Kim–Barbulescu variant of the Number Field Sieve to compute discrete logarithms in finite fields

In February 2016, Kim and Barbulescu posted on eprint a merged version of two earlier pre-prints ([eprint:Kim15] and [eprint:Barbulescu15]). This preprint is about computing discrete logarithms (DL) in finite fields and presents a new variant of the Number Field Sieve algorithm (NFS) for finite fields \mathbb{F}_{p^n}. The Number Field Sieve algorithm can be applied to compute discrete logarithms in any finite field of medium to large characteristic \mathbb{F}_{p^n}. Kim and Barbulescu improve its asymptotic complexity for finite fields where n is composite, and one of the factors is of an appropriate size. The paper restricts to non-prime-power extension degree (e.g. n=9 or n=16 is not targeted) but a generalization to any non-prime n is quite easy to obtain. Typical finite fields that are target groups in pairing-based cryptography are affected, such as \mathbb{F}_{p^6} and \mathbb{F}_{p^{12}}.

Pairing-based cryptography

A pairing is a bilinear map defined over an elliptic curve. It outputs a value in a finite field. This is commonly expressed as e : ~ \mathbb{G}_1 \times \mathbb{G}_2 \to \mathbb{G}_T where \mathbb{G}_1 and \mathbb{G}_2 are two (distinct) prime order subgroups of an elliptic curve, and \mathbb{G}_T is the target group, of same prime order. More precisely, we have

\begin{array}{lccccc}    e: & \mathbb{G}_1 & \times & \mathbb{G}_2 & \to & \mathbb{G}_T \\   & \cap &        & \cap &     & \cap  \\  & E(\mathbb{F}_p)[\ell] &  & E(\mathbb{F}_{p^n})[\ell] & & \boldsymbol{\mu}_{\ell}  \subset \mathbb{F}_{p^n}^{*}\\  \end{array}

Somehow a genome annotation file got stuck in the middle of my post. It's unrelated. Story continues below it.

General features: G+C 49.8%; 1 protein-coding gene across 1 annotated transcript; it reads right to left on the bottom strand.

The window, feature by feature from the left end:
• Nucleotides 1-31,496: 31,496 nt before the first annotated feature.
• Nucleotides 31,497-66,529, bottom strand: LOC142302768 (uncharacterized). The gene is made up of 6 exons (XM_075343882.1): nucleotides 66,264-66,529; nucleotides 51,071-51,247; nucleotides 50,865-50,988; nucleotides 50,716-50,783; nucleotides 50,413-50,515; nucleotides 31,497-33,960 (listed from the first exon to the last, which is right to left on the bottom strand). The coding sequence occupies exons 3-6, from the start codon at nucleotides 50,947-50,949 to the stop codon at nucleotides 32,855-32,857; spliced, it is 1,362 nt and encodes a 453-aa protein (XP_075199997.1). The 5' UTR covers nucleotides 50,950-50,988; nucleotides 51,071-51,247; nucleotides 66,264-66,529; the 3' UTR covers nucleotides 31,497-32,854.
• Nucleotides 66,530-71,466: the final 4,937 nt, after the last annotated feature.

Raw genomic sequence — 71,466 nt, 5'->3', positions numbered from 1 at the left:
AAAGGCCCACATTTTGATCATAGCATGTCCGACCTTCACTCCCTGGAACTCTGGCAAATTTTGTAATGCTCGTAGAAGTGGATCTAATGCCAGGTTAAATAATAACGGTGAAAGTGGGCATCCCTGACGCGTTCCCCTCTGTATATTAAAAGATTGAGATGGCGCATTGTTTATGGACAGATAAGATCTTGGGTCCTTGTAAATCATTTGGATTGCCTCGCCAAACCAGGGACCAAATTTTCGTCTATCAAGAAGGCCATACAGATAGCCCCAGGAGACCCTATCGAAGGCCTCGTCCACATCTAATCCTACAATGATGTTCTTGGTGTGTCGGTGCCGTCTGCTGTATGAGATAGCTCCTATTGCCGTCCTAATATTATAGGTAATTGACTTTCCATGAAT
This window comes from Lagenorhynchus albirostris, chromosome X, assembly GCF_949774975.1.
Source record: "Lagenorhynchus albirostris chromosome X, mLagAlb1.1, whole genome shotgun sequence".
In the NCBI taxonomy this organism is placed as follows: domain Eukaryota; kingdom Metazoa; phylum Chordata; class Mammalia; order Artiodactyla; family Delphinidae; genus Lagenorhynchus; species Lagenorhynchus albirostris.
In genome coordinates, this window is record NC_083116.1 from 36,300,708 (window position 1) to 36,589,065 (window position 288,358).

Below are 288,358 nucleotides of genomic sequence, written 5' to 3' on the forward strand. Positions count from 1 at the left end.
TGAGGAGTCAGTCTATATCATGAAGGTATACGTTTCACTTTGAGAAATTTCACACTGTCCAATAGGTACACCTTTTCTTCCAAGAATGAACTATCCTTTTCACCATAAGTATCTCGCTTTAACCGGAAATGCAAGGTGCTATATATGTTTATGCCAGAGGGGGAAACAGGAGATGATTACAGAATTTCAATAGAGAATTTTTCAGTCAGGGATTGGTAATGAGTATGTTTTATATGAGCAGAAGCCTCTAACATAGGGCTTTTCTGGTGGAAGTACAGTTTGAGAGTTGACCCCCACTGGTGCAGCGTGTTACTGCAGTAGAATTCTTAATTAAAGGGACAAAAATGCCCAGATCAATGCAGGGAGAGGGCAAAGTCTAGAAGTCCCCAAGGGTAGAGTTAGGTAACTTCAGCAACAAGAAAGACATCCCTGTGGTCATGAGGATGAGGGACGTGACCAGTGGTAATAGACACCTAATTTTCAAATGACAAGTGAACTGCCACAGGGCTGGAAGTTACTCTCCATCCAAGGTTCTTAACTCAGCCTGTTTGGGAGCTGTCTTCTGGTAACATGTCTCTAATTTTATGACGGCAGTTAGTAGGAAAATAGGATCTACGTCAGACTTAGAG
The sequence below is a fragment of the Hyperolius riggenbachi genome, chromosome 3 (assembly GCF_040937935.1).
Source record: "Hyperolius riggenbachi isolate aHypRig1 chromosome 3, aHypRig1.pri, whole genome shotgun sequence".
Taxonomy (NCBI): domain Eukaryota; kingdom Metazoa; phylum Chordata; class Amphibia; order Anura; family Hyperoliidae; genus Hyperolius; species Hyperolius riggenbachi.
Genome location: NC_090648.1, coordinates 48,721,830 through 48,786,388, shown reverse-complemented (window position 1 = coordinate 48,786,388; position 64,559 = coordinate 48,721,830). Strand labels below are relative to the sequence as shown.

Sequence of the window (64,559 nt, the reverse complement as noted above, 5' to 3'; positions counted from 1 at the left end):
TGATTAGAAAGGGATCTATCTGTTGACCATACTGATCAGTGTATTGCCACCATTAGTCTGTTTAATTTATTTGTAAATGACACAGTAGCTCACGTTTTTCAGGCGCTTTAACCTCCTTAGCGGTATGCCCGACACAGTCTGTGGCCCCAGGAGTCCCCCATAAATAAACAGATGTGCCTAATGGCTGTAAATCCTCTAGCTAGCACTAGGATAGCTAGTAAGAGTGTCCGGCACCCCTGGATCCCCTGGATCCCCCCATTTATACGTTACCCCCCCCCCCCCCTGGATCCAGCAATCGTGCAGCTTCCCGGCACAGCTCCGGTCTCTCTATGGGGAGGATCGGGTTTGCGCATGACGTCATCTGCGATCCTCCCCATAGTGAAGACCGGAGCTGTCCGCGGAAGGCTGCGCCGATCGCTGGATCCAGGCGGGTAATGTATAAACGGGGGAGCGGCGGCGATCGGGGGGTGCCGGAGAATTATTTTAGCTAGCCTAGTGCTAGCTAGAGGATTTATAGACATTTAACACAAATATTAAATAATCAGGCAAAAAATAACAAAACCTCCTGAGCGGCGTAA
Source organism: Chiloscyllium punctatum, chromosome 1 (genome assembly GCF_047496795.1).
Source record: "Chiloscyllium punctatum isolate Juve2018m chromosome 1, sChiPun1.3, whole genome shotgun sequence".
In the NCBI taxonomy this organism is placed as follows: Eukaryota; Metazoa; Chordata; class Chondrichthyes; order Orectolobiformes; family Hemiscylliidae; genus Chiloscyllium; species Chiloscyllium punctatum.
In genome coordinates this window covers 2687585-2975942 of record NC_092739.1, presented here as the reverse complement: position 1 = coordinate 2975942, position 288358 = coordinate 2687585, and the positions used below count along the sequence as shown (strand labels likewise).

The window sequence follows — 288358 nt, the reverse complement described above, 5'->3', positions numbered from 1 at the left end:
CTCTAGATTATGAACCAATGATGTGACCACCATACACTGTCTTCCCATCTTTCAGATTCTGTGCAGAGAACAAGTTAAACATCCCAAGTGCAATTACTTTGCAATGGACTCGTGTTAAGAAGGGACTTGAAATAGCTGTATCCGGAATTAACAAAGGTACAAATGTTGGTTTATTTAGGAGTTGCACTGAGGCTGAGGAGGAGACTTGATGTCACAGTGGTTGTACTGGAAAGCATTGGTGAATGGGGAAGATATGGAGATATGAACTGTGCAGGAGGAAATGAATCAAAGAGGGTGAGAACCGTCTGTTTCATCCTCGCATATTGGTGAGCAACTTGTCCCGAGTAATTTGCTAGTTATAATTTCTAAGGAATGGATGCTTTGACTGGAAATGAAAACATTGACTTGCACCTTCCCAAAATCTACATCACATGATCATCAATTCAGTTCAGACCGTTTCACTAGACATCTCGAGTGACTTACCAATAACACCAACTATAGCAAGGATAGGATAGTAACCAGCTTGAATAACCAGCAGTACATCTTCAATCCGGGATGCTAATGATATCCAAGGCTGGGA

where \boldsymbol{\mu}_{\ell} is the cyclotomic subgroup of \mathbb{F}_{p^n}^{*}, i.e. the subgroup of \ell-th roots of unity: \boldsymbol{\mu}_{\ell} = \left\{  z \in \mathbb{F}_{p^n}^{*}, ~ z ^ \ell = 1   \right\}~.

The use of pairings as a constructive tool in cryptography had some premices in 1999 and started to be used in 2000. Its security relies on the intractability of the discrete logarithm problem on the elliptic curve (i.e. in \mathbb{G}_1 and \mathbb{G}_2) and in the finite field \mathbb{F}_{p^n} (i.e. in \mathbb{G}_T).

The expected running-time of a discrete logarithm computation on an elliptic curve and in a finite field is not the same: this is O(\sqrt{\ell}) in the group of points E(\mathbb{F}_p)[\ell], and this is L_{p^n}[1/3, c] in a finite field \mathbb{F}_{p^n}, where L is the notation L_{p^n}[1/3, c] = \exp\left( (c+o(1)) (\log p^n)^{1/3} (\log \log   p^n)^{2/3} \right) ~. The asymptotic complexity in the finite field depends on the total size p^n of the finite field. It means that we can do cryptography in an order \ell subgroup of \mathbb{F}_{p^n}, whenever p^n is large enough.

Small, medium and large characteristic.

The finite fields are commonly divided into three cases, depending on the size of the prime p (the finite field characteristic) compared to the extension degree n. Each of the three cases has its own index calculus variant, and the most appropriate variant that applies qualifies the characteristic (as small, large or medium):

  • small characteristic: one uses the function field sieve (FFS) algorithm, and the quasi-polynomial-time algorithm when the extension degree is suitable for that (i.e. smooth enough);
  • medium characteristic: one uses the NFS-HD algorithm. This is the High Degree variant of the Number Field Sieve (NFS) algorithm. The elements involved in the relation collection are of higher degree compared to the regular NFS algorithm.
  • large characteristic: one uses the Number Field Sieve algorithm.